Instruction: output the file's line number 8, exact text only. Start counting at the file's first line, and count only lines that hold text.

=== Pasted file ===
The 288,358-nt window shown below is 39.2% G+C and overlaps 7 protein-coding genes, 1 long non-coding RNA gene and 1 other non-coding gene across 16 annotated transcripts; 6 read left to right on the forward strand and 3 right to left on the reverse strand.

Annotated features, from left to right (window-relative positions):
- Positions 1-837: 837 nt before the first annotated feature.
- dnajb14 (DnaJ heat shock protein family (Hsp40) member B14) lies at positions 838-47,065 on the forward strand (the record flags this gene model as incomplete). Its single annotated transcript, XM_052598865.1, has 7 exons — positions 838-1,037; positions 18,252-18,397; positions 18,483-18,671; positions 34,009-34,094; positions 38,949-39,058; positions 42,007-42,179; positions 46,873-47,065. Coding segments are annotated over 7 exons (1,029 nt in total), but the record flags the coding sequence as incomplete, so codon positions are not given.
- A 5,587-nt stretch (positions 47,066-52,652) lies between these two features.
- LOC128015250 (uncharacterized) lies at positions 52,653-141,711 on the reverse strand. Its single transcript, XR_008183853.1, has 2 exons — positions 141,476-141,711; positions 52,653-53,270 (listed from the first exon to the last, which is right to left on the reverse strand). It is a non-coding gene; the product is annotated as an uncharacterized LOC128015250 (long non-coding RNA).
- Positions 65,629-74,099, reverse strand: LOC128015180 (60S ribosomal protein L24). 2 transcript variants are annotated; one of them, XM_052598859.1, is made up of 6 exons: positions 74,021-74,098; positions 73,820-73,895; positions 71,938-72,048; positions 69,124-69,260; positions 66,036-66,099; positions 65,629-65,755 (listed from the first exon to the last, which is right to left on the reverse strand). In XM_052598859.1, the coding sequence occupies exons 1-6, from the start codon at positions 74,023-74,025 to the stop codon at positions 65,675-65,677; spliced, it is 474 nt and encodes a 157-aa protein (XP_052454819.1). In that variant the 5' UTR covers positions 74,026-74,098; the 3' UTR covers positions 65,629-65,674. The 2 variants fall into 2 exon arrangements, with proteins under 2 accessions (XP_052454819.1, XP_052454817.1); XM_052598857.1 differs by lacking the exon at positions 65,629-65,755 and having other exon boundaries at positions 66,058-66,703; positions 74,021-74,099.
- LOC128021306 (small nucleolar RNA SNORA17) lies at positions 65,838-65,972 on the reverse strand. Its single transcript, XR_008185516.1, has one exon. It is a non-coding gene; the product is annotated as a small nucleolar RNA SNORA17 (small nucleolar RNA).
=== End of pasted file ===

- LOC128021306 (small nucleolar RNA SNORA17) lies at positions 65,838-65,972 on the reverse strand. Its single transcript, XR_008185516.1, has one exon. It is a non-coding gene; the product is annotated as a small nucleolar RNA SNORA17 (small nucleolar RNA).